Methods math teachers use to reinforce really big numbers to students include the use of the chalk board. Find out about methods that math teachers use to reinforce really big numbers to students with help from a high school math tutor in this free video clip.

### Transcript

Hi, I'm Charlie Kasov. And this is methods math teachers use to reinforce really big numbers to students. Now, the main way that a teacher of say, third or fourth grade will teach students about millions and beyond, is by drawing spaces on a chalkboard. And having the students fill in the spaces. So, for example, we can pick the numbers five, four, six, seven, three. And we ask the student to identify each place. So, this is five, it's also in the ones place, four is in the ten's place, six is in the hundreds place, seven in the thousands place, three is in the ten thousand's place. So that students should be able to identify this as 37,645. If we were to keep adding onto it. For example, the number four, two, one, three, seven, six, four, five. We draw our places again and we start at three is the ten thousands. Then we ask the student, the one represents which place. And they should say, the hundred thousands. then the millions, then the 10 millions and so on. So, this is one way to reinforce big numbers. Another way, a more hands-on way is to create sheets with a grid of say, 500 spaces. And have the students color code, so they can draw in. You give one student a sheet and they draw it in purple. Give another say, orange. And give it to enough students and eventually they start to see how big the number's getting. If you give it to about 2000 students in a school and ask everyone to color code, you'll have a million. Then you can paste them altogether, and hang them up and kids can visually see what a million looks like. So, I'm Charlie Kasov and you just learned some ways to reinforce big numbers to students.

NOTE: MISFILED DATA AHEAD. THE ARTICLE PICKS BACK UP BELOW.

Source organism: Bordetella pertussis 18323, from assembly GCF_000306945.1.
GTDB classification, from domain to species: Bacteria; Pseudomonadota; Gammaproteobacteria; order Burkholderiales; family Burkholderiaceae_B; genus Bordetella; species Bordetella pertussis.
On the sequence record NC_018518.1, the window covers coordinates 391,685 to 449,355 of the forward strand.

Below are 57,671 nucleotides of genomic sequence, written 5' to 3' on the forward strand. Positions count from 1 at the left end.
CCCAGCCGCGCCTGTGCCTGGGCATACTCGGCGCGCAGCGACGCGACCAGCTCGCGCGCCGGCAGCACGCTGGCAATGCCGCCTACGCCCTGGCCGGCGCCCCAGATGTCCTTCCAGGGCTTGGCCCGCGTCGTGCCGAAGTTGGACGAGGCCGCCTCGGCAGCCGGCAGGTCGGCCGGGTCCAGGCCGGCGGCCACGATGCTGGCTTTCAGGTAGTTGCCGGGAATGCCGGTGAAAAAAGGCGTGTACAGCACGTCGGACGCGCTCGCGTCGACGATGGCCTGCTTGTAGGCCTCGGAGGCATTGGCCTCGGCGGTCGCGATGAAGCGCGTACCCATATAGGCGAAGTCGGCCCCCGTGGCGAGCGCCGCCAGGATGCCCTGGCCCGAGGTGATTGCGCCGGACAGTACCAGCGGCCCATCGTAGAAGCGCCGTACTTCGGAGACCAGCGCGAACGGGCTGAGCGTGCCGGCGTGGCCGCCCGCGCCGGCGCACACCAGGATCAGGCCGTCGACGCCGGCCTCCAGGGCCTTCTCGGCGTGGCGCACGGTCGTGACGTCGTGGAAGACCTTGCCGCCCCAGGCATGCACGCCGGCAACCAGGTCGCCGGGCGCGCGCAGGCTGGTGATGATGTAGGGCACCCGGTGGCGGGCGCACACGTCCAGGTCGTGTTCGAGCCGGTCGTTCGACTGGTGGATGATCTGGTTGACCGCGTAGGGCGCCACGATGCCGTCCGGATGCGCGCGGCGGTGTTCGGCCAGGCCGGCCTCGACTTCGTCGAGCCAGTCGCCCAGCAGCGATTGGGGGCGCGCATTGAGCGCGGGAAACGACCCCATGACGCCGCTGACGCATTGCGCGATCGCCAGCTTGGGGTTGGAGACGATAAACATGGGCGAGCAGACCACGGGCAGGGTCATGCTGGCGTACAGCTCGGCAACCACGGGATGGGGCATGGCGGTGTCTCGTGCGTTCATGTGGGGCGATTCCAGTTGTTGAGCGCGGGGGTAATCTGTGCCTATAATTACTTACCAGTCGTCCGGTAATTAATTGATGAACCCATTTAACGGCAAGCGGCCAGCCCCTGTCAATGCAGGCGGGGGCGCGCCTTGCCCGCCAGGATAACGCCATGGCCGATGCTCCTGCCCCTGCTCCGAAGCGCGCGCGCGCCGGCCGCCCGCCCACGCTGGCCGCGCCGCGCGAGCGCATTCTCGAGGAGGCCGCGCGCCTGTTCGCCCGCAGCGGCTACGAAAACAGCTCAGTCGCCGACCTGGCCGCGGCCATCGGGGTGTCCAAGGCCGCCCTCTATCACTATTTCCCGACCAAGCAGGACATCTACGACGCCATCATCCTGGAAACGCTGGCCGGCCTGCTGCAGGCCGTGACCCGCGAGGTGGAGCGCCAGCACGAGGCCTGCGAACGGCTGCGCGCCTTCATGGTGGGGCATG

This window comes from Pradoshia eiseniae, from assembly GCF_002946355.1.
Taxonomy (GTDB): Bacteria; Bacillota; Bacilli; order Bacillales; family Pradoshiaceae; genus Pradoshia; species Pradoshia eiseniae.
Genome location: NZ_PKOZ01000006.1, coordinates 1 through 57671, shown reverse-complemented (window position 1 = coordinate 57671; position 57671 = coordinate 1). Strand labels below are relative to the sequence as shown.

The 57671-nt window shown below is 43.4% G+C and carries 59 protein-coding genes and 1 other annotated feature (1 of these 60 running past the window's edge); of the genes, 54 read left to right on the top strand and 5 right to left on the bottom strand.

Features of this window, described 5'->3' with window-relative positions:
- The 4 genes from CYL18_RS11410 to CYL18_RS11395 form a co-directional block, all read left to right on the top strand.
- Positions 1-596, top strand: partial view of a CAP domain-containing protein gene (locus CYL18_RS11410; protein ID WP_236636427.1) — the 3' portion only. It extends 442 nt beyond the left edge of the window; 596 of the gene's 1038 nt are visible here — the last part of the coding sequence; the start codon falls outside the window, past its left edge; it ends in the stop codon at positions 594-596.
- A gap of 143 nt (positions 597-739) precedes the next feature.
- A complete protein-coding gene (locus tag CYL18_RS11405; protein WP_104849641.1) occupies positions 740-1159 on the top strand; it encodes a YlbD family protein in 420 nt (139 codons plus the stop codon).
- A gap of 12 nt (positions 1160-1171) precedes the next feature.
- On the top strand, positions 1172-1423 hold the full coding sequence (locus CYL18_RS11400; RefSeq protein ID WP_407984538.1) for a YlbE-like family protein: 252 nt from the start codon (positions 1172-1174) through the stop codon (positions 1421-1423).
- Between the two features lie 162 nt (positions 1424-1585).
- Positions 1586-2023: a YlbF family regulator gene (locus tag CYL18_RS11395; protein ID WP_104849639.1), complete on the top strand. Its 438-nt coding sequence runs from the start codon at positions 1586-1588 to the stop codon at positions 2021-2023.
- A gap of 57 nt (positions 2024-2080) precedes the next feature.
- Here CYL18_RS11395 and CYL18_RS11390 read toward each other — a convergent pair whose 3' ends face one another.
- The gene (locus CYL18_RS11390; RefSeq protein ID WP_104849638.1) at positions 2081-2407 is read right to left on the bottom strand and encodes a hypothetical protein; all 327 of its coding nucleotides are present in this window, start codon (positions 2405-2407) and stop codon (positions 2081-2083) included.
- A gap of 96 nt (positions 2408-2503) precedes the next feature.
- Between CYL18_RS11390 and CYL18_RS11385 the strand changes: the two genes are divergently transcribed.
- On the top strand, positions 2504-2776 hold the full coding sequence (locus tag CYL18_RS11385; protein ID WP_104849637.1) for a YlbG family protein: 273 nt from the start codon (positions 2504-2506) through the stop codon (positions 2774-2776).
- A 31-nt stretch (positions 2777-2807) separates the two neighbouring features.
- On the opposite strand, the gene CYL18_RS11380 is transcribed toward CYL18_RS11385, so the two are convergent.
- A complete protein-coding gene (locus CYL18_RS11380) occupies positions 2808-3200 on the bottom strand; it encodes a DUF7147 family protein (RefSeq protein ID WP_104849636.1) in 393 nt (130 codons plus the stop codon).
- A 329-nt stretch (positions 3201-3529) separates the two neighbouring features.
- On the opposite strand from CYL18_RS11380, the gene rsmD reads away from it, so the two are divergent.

#### About the Author

Charlie Kasov has been tutoring high school mathematics since 2004. He is qualified to teach several math subjects, including geometry, algebra, trigonometry and probability.